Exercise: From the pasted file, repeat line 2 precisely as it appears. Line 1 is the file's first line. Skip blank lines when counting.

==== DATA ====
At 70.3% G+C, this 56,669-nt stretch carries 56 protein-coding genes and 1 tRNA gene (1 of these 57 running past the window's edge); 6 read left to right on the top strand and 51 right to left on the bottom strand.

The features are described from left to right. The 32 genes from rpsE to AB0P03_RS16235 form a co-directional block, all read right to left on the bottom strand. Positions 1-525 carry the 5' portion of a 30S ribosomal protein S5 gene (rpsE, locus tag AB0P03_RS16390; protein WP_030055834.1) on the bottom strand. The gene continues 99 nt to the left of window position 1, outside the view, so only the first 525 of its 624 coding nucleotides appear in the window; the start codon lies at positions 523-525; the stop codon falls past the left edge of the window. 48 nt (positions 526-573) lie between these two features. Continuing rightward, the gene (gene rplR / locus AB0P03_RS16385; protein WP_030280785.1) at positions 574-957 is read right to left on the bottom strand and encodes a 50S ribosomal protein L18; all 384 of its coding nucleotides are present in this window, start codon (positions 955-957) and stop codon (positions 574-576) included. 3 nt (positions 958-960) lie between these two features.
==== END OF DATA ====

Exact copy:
The features are described from left to right. The 32 genes from rpsE to AB0P03_RS16235 form a co-directional block, all read right to left on the bottom strand. Positions 1-525 carry the 5' portion of a 30S ribosomal protein S5 gene (rpsE, locus tag AB0P03_RS16390; protein WP_030055834.1) on the bottom strand. The gene continues 99 nt to the left of window position 1, outside the view, so only the first 525 of its 624 coding nucleotides appear in the window; the start codon lies at positions 523-525; the stop codon falls past the left edge of the window. 48 nt (positions 526-573) lie between these two features. Continuing rightward, the gene (gene rplR / locus AB0P03_RS16385; protein WP_030280785.1) at positions 574-957 is read right to left on the bottom strand and encodes a 50S ribosomal protein L18; all 384 of its coding nucleotides are present in this window, start codon (positions 955-957) and stop codon (positions 574-576) included. 3 nt (positions 958-960) lie between these two features.